LG: I could tell you, but that would take all the fun out of your sussing it out for yourself. As soon as you read the book, it became yours—it’s no longer mine—and your interpretation is more valid than mine is.
SR: Many of your short stories have been published outside of Delicate Edible Birds including The Atlantic, Ploughshares, and The New Yorker. What approach do you take when deciding which stories to collect for a book? Do you write stories specifically for the collection?
LG: I’d been working on some of the stories in DEB for twelve years before the book came out. By this, I mean that I’d tried to tell them for twelve years and only found the right way to go about doing it a few years or months before the book was published. I never wrote stories specifically for the collection, but did tweak some previously unpublished ones so that they fit better into the whole. I think when you watch an individual write over a series of years, you come to see that they’re writing about the same set of obsessions over and over until they finally exorcise the obsessions and can move on. I tried to make the book cohesive in somewhat more subtle thematic ways than were apparent in Monsters, carrying the ideas of water, of birds, of brittle, powerful women from story to story.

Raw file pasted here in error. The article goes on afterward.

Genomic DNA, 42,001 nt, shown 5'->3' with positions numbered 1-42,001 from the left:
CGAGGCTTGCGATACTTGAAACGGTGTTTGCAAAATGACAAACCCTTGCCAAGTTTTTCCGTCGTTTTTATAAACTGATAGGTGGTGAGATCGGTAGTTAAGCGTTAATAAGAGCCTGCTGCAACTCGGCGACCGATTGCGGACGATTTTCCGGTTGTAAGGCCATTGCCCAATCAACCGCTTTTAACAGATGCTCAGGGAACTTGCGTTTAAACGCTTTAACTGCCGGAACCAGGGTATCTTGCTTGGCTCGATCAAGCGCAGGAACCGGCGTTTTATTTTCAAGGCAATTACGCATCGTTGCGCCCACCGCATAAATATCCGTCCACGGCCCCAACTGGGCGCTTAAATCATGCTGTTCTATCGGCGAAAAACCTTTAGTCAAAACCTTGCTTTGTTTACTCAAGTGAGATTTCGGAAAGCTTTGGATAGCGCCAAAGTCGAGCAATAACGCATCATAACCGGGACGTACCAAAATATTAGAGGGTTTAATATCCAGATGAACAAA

SR: I noticed that in several of your stories characters go unnamed, like the narrators of “Majorette” and “Sir Fleeting.” Why do you choose to have unnamed narrators in particular stories?
LG: I suppose it’s the influence of fairy tales, which recurs in all my work. Sometimes you need a character to be unnamed so that the character seems both universal and particular at the same time: you sometimes want to play with that tension.
SR: Your story, “Lucky Chow Fun,” reintroduces readers to Templeton from your debut novel. Did this story come before or after the success of The Monsters of Templeton? What was your approach to creating a new atmosphere in Templeton after Monsters?
LG: That story was odd. I wrote it at the same time that I was writing Monsters, mostly because I wanted to test out the idea of writing about a shadow-Cooperstown called Templeton. Also, however, because I limited the front-story, the contemporary story, to Willie Upton’s point-of-view, and it burned in me that because of this limited viewpoint I wasn’t able to write about things that were outside of Willie’s experience. The story was published in Ploughshares before the book came out, which delighted me, because it augured a good reception for the book, thank goodness.